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Prospective population-based cohort study of maternal obesity as a source of error in gestational age estimation at 11–14 weeks

Bak, Geske S.; Sperling, Lene; Källén, Karin LU and Salvesen, Kjell LU (2016) In Acta Obstetricia et Gynecologica Scandinavica 95(11). p.1281-1287
Abstract

Introduction: An impact of maternal obesity on ultrasound dating of pregnancy at 11–14 gestational weeks is possible and was investigated. Material and methods: A prospective cohort study based on the Danish national population during a 4-year period in which we entered all mothers with singleton pregnancies who had a known last menstrual period (LMP), a recorded booking of body mass index (BMI), and a late first trimester ultrasound dating scan using crown-rump-length measurement (gestational age 11+0–13+6 weeks). Almost all scans were performed transabdominally. Transvaginal ultrasound was only performed in the case of limited visibility by transabdominal scanning. Differences between LMP and ultrasound estimated... (More)

Introduction: An impact of maternal obesity on ultrasound dating of pregnancy at 11–14 gestational weeks is possible and was investigated. Material and methods: A prospective cohort study based on the Danish national population during a 4-year period in which we entered all mothers with singleton pregnancies who had a known last menstrual period (LMP), a recorded booking of body mass index (BMI), and a late first trimester ultrasound dating scan using crown-rump-length measurement (gestational age 11+0–13+6 weeks). Almost all scans were performed transabdominally. Transvaginal ultrasound was only performed in the case of limited visibility by transabdominal scanning. Differences between LMP and ultrasound estimated date of delivery (EDD) were stratified by BMI classes. Odds ratios (ORs) were calculated and adjusted for maternal age, parity and smoking. Results: In total, 187 486 women were analyzed: 21.8% were overweight and 12.3% obese. Ultrasound EDD was ≥7 days later than by LMP in 5.8% of normal-weight women, 7.3% of obese women, and 10.0% of women with morbid obesity. Compared with normal BMI (18.5–24.9), the OR for postponing EDD increased with increasing BMI; BMI 25–29.9 [OR 0.97, 95% confidence interval (CI) 0.93–1.02], BMI 30–34.9 (OR 1.14, 95% CI 1.07–1.23), BMI 35–39.9 (OR 1.28, 95% CI 1.15–1.42), and BMI 40+ (OR 1.73, 95% CI 1.50–1.98). Lean pregnant women (BMI <18.5) also had a higher chance of having EDD postponed 7 days or more (OR 1.11, 95% CI 1.01–1.22). Conclusion: Rising maternal BMI appears to be associated with postponement of ultrasound EDD.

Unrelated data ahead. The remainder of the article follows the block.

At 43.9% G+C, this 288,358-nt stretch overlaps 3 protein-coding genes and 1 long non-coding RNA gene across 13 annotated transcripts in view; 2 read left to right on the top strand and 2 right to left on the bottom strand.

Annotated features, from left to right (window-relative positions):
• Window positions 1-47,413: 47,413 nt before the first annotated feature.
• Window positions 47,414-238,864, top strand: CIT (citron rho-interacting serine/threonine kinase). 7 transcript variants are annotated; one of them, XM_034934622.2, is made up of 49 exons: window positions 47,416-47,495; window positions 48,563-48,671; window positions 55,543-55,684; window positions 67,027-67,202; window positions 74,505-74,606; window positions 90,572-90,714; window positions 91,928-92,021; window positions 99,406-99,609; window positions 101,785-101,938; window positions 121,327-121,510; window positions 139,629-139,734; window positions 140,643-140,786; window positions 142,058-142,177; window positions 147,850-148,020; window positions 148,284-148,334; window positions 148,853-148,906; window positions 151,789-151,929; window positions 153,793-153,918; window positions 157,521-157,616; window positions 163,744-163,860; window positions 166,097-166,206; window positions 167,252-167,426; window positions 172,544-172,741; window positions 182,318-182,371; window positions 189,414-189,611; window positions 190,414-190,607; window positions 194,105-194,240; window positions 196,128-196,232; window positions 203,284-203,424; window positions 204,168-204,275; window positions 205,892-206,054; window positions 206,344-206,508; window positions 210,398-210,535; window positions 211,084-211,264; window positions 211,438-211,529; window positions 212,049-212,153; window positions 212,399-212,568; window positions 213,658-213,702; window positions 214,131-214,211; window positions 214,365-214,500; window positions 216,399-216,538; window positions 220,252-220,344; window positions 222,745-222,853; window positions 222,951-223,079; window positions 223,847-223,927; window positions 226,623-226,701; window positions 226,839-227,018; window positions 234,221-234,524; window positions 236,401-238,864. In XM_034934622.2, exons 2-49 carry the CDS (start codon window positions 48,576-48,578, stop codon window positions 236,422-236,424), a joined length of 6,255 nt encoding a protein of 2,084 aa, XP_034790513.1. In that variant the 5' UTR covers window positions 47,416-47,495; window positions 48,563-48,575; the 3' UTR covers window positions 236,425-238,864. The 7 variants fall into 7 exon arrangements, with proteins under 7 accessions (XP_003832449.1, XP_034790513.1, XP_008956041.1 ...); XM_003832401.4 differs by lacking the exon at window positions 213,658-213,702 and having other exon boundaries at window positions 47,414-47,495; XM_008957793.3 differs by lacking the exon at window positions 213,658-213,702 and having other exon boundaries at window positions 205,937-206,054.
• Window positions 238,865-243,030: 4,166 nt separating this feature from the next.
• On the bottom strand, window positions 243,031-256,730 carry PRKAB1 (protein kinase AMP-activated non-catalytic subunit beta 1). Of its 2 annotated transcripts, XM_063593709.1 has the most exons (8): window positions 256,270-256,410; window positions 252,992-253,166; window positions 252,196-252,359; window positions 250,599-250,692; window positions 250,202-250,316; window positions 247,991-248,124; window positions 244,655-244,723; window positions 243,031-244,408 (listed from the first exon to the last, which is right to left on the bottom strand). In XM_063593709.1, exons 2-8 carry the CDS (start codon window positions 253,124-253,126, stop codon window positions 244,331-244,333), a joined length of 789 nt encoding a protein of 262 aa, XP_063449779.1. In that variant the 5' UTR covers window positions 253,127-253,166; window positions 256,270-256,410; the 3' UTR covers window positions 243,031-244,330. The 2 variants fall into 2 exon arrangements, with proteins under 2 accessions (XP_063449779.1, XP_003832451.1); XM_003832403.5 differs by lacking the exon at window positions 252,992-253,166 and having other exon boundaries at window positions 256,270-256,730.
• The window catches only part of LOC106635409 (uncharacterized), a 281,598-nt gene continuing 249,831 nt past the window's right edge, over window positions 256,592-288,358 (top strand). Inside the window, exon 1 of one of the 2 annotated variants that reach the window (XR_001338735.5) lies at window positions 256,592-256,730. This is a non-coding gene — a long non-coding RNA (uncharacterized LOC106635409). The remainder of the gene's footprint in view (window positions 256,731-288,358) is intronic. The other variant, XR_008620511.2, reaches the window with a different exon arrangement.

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author
organization
publishing date
type
Contribution to journal
publication status
published
subject
keywords
body mass index, estimated date of delivery, first trimester screening, last menstrual period, obesity, Overweight, pregnancy dating, ultrasound
in
Acta Obstetricia et Gynecologica Scandinavica
volume
95
issue
11
pages
7 pages
publisher
Wiley-Blackwell
external identifiers
  • scopus:84991608345
  • wos:000386783800011
ISSN
0001-6349
DOI
10.1111/aogs.12963
language
English
LU publication?
yes
id
a487693e-39c3-4af5-b44f-1d1d9ddadb02
date added to LUP
2016-11-07 11:42:42
date last changed
2017-01-01 08:38:51
@article{a487693e-39c3-4af5-b44f-1d1d9ddadb02,
  abstract     = {<p>Introduction: An impact of maternal obesity on ultrasound dating of pregnancy at 11–14 gestational weeks is possible and was investigated. Material and methods: A prospective cohort study based on the Danish national population during a 4-year period in which we entered all mothers with singleton pregnancies who had a known last menstrual period (LMP), a recorded booking of body mass index (BMI), and a late first trimester ultrasound dating scan using crown-rump-length measurement (gestational age 11<sup>+0</sup>–13<sup>+6</sup> weeks). Almost all scans were performed transabdominally. Transvaginal ultrasound was only performed in the case of limited visibility by transabdominal scanning. Differences between LMP and ultrasound estimated date of delivery (EDD) were stratified by BMI classes. Odds ratios (ORs) were calculated and adjusted for maternal age, parity and smoking. Results: In total, 187 486 women were analyzed: 21.8% were overweight and 12.3% obese. Ultrasound EDD was ≥7 days later than by LMP in 5.8% of normal-weight women, 7.3% of obese women, and 10.0% of women with morbid obesity. Compared with normal BMI (18.5–24.9), the OR for postponing EDD increased with increasing BMI; BMI 25–29.9 [OR 0.97, 95% confidence interval (CI) 0.93–1.02], BMI 30–34.9 (OR 1.14, 95% CI 1.07–1.23), BMI 35–39.9 (OR 1.28, 95% CI 1.15–1.42), and BMI 40+ (OR 1.73, 95% CI 1.50–1.98). Lean pregnant women (BMI &lt;18.5) also had a higher chance of having EDD postponed 7 days or more (OR 1.11, 95% CI 1.01–1.22). Conclusion: Rising maternal BMI appears to be associated with postponement of ultrasound EDD.</p>},
  author       = {Bak, Geske S. and Sperling, Lene and Källén, Karin and Salvesen, Kjell},
  issn         = {0001-6349},
  keyword      = {body mass index,estimated date of delivery,first trimester screening,last menstrual period,obesity,Overweight,pregnancy dating,ultrasound},
  language     = {eng},
  month        = {11},
  number       = {11},
  pages        = {1281--1287},
  publisher    = {Wiley-Blackwell},
  series       = {Acta Obstetricia et Gynecologica Scandinavica},
  title        = {Prospective population-based cohort study of maternal obesity as a source of error in gestational age estimation at 11–14 weeks},
  url          = {http://dx.doi.org/10.1111/aogs.12963},
  volume       = {95},
  year         = {2016},
}